With a heavy Nine Inch Nails influence tempered with the aggressiveness of the Prodigy, Burn Your Own Church is fast, loud, and dirty. Lots of people try to mix churning guitars with grinding electronic beats and end up with egg on their face. Thankfully, Black Strobe are excellent cooks. Plus, you know “Brenn Di Ega Kjerke” (the first song and the Norwegian translation of the album title) must sound badass when spoken out loud. They do have some slip-ups, most notably “Girl Next Door” and “Lady”—two songs that take them away from their crushing beats and pounding guitars. But they make up for it in “Blood Shot Eyes” with a clipped beat and a blistering hangover howl, in the building and pulsing “Last Club on Earth,” and also with a cooking-with-the-gas-on cover of Bo Diddley’s “I’m a Man.” And while Arnaud Rebotini (vocals and programming) has a voice made for music like this, the two instrumentals (“Brenn Di Ega Kjerke” and “Buzz Buzz Buzz”) end up being my favorite songs.
Grant Moser is an art writer and frequent contributing writer for the Brooklyn Rail.
from The Nature BookBy Tom Comitta
MARCH 2023 | Fiction
Darwin discovered that evolution proceeds with neither direction nor purpose. The natural world is largely indifferent to plan or plot. Yet we, story-seeking creatures that we are, see the world around us as more completed, more accomplished, than what came before. Tom Comitta’s The Nature Book explores these tensions by stitching together hundreds of fragments in the history of literary writing about the natural worldthis excerpt alone is a collage of ninety-seven novels ranging from Hawthorne to Arundhati Roy. Though the text of The Nature Book is a polyphonic effort of writers, humans are absent from the actual story. In this seamless anthology, we forget that the experience of reading about nature is mediated by human voices and, when suspended in the text, succumb to the magical illusion that we are perceiving the world in itself.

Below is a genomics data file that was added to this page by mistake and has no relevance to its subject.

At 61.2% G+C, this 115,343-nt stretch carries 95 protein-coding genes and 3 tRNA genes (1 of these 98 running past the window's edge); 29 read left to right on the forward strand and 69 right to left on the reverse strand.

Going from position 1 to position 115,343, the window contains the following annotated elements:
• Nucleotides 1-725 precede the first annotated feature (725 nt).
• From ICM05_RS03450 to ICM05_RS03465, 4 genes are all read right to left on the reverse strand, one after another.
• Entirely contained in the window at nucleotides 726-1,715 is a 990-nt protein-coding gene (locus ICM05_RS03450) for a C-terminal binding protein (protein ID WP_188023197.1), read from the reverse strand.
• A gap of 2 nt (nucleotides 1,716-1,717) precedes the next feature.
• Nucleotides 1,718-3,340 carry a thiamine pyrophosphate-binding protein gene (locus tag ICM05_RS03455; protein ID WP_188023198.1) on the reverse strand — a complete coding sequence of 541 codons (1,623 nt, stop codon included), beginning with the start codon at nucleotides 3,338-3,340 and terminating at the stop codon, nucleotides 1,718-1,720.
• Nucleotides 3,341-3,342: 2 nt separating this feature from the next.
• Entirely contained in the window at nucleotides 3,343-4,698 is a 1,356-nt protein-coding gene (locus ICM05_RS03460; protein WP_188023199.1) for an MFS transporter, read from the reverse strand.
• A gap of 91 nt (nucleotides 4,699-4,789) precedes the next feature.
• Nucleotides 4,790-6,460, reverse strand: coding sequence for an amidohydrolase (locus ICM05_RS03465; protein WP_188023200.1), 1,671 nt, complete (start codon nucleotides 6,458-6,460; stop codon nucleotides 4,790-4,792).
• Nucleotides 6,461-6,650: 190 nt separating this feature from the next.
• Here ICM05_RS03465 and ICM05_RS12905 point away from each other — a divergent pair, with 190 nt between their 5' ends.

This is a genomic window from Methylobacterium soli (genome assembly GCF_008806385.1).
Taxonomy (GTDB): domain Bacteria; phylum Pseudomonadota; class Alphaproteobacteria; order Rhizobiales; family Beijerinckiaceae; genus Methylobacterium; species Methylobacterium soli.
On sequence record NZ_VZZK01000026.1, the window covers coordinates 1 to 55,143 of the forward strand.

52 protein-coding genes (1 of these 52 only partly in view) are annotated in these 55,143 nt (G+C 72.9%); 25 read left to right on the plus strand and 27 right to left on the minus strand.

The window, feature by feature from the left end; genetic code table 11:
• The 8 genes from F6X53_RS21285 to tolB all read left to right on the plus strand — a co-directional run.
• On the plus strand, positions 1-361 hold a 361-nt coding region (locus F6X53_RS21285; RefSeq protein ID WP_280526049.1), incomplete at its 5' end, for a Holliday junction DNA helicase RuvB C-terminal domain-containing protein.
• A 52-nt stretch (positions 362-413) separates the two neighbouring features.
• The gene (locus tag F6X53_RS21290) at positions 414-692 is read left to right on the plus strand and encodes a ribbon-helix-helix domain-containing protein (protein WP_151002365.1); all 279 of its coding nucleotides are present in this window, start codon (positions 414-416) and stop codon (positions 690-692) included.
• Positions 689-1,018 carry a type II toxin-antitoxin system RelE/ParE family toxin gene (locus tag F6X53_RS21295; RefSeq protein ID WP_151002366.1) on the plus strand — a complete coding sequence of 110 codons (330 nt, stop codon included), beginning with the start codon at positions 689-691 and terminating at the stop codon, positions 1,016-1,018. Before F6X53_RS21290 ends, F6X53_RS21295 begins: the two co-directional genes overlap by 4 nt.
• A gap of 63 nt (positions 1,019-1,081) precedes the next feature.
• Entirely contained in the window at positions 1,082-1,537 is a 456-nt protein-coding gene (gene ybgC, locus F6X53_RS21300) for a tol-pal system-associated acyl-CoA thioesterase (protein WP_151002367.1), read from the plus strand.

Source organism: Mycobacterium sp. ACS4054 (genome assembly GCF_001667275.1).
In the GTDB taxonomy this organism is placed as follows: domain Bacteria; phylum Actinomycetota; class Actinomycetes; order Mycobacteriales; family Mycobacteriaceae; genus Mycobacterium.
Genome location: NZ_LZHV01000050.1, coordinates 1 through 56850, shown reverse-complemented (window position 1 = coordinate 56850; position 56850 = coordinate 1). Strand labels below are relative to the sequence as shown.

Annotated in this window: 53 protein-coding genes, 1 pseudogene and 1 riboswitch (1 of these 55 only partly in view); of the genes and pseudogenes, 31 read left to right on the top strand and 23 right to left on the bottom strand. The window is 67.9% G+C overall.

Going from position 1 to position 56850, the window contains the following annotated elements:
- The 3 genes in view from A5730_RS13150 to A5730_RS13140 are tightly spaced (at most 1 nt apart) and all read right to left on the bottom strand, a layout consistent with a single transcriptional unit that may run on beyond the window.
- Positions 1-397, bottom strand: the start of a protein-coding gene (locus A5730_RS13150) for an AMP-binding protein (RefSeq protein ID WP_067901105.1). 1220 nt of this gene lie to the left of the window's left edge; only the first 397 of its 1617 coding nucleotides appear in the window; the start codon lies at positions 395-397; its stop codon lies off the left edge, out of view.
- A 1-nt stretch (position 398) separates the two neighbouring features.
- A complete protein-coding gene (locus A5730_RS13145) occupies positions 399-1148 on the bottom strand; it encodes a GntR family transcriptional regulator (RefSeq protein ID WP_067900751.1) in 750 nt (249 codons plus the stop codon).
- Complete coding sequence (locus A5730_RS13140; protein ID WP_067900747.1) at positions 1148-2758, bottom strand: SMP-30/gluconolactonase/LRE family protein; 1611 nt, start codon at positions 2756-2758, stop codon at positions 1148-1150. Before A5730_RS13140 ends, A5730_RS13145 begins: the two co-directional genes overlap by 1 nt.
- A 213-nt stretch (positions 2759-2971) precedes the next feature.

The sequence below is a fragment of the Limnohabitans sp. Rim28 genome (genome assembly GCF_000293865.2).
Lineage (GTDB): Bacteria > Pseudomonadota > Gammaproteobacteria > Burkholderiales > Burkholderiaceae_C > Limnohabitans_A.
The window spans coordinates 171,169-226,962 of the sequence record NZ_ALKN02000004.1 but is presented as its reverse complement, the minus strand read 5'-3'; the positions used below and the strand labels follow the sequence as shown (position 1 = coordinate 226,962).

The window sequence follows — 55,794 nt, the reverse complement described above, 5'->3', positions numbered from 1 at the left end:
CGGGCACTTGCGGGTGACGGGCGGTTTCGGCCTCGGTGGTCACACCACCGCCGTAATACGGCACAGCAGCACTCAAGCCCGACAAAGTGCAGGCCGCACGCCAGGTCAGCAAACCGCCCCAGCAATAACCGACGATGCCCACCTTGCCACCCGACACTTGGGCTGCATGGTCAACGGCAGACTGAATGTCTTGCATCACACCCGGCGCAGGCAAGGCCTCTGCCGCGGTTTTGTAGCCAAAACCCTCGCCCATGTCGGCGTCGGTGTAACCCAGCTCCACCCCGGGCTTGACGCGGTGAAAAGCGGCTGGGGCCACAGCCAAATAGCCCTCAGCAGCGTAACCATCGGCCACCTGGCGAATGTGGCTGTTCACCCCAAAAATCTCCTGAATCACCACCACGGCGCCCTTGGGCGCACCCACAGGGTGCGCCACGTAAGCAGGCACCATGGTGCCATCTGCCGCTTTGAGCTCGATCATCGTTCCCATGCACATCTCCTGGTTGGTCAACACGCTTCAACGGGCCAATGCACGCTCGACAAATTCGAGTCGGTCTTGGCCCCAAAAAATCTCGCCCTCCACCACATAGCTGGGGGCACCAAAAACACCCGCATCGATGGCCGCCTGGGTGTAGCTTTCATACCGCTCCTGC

After the summer of smoke and fireBy Enos Nyamor
NOV 2021 | ArtSeen
A spotlight pours yellow rays on an upright Mellotron encircled by socially distanced chairs, all wrapped in a dome of controlled darkness. An arresting silence lingers, occasionally broken as gallery guests hesitantly part the velvet curtain, enter the space, and interact with the organ. The Instrument of Troubled Dreams, 2018, is the acutely engaging centerpiece in Janet Cardiff and George Buress Millers After the summer of smoke and fire on view at Luhring Augustine gallery in Chelsea, which documents a selection of recent productions by the British-Columbia-based duo who have been collaborating since 1995.
Helen Frankenthaler: Drawing within Nature: Paintings From The 1990sBy Robert C. Morgan
MARCH 2023 | ArtSeen
The exhibition of Helen Frankenthalers paintings from the early 1990s currently on view at Gagosian is a curious and provocative one. The shows title, Drawing within Nature, was a phrase once used by the artist to describe her work, which has been appropriated by the scholar Thomas Crow, who contributes an essay to the exhibition catalogue.
Elizabeth Hinton’s America on FireBy Jarrod Shanahan and Zhandarka Kurti
SEPT 2021 | Field Notes
Elizabeth Hintons America on Fire, packaged as the untold story of police violence and Black rebellion since the 1960s, is a timely meditation on historical continuities and differences between previous cycles of urban rebellion and the present.